It’s fourth-quarter budget time and, like a delinquent parent leaving the toddlers at home, the business has returned from its summer holiday to find that the sales figures haven’t looked after themselves.
So the chief executive is demanding cuts all round. Nothing front line or customer facing, you understand, “but if we can trim some fat off the soft underbelly of the company, that would really help us meet our year-end earnings forecasts”, and ensure the chief executive’s enormous, flabby underbelly of a bonus doesn’t get its zeros trimmed.
So travel and expenses are to be slashed, ‘discretionary’ costs are to be reined in, and custard creams are to be banned. The only area where new money is being invested is into the redundancy pot.
“Brace yourself, HR,” said the chief executive, “for a nasty fall.”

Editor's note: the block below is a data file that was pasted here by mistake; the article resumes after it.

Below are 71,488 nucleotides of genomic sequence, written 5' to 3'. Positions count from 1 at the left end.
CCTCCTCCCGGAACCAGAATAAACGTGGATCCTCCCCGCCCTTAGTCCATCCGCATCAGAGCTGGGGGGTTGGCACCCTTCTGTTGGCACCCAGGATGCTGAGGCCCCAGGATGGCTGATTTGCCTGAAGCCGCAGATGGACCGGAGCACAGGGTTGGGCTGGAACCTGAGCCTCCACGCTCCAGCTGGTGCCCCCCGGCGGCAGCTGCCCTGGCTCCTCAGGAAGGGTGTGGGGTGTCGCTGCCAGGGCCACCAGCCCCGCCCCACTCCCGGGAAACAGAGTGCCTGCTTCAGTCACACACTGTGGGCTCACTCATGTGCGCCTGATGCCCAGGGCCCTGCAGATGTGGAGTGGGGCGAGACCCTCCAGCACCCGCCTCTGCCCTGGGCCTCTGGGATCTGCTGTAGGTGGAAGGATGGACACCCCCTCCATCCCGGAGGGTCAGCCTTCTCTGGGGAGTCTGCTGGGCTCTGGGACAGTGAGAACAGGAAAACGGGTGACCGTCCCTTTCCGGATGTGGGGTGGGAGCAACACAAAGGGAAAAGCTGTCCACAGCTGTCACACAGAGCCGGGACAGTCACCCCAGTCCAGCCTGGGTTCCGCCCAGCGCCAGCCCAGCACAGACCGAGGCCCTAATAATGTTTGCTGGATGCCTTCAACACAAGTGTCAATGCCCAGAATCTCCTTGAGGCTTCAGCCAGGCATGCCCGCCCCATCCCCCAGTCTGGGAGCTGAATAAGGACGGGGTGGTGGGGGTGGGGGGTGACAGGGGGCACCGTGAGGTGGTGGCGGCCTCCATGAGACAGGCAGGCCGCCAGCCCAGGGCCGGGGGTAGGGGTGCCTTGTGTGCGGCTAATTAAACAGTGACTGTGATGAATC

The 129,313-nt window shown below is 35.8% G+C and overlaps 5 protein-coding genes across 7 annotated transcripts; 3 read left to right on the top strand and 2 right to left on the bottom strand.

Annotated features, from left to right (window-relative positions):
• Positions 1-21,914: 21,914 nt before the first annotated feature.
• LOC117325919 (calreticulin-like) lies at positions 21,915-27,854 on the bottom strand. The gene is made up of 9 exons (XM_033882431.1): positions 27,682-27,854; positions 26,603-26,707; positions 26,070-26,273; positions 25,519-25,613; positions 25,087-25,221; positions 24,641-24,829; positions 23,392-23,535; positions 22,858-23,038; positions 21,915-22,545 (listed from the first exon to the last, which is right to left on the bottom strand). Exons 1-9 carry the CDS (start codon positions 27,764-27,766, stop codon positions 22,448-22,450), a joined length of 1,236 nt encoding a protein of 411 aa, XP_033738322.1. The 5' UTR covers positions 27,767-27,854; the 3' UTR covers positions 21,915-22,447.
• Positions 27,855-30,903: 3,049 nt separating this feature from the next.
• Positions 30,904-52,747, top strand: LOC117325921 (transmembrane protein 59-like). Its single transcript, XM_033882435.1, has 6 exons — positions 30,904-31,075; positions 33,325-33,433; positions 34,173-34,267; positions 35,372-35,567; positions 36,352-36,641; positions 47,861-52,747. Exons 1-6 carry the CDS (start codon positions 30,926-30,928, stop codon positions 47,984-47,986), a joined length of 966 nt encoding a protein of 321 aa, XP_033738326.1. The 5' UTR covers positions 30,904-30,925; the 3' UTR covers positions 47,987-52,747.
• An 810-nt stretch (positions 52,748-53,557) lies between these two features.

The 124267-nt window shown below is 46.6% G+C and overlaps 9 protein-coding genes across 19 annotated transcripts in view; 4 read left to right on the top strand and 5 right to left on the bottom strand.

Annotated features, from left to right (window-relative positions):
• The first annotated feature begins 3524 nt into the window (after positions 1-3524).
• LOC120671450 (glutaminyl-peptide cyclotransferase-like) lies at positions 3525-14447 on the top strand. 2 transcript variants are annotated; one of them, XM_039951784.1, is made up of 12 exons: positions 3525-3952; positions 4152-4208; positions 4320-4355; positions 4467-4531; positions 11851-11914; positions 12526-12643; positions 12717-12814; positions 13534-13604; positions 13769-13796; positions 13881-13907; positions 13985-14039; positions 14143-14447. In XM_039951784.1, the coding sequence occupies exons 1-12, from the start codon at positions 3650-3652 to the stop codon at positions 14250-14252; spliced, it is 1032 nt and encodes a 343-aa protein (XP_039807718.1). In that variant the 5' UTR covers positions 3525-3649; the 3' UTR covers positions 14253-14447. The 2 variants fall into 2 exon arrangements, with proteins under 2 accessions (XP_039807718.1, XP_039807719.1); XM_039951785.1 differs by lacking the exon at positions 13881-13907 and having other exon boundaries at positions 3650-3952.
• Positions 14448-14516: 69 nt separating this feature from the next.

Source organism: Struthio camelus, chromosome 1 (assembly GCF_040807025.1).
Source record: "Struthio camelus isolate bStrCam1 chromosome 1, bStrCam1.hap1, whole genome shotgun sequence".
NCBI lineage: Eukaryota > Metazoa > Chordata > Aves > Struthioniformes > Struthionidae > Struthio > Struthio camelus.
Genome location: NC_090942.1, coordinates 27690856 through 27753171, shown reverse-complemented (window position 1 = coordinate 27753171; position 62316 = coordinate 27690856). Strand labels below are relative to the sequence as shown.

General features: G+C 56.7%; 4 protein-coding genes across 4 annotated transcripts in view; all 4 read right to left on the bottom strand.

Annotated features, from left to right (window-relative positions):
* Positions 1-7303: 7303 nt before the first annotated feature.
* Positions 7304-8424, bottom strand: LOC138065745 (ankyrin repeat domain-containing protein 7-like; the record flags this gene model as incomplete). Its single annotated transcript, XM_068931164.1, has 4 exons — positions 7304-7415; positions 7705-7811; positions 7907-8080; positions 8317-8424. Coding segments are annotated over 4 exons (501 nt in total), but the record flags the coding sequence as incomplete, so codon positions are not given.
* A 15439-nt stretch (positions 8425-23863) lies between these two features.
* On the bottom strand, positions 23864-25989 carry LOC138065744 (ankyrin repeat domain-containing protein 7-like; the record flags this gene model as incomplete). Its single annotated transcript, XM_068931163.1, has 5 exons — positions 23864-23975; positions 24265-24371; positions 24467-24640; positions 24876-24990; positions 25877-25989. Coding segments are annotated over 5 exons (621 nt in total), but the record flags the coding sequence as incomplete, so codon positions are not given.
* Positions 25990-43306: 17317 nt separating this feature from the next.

I panicked momentarily, convinced that he thought I was expendable. But then I remembered that he’s recently read a shelf-full of US business and self-help books and talking like an American. For ‘nasty fall’, read ‘nasty autumn’. I can handle a short season of redundancies, as long as mine isn’t among them.
“The City analysts gave me a tough broiling [grilling] at our last meeting,” continued the chief executive in his faux Yank, “and said we’re heading for a big fender-bender [crash] if we don’t pull our undershorts [pants] up and turn off the faucet [tap].”
I was spared more of the Gordon Gecko routine when his cellphone [mobile] rang, and he requested a “raincheck”, leaned back and opened another packet of cookies [custard creams], oblivious to the irony of his own huge, wobbling underbelly.
If I can save my occupational health department from the looming cutbacks, we’ll launch my ‘Fit for Work’ campaign, fronted by that merciless US marine from TV show Celebrity Fat Club. Let’s see how long the chief executive retains his love of all things American while he’s chased round the car park by Sergeant Harvey yelling: “Move it, you donut-ass!”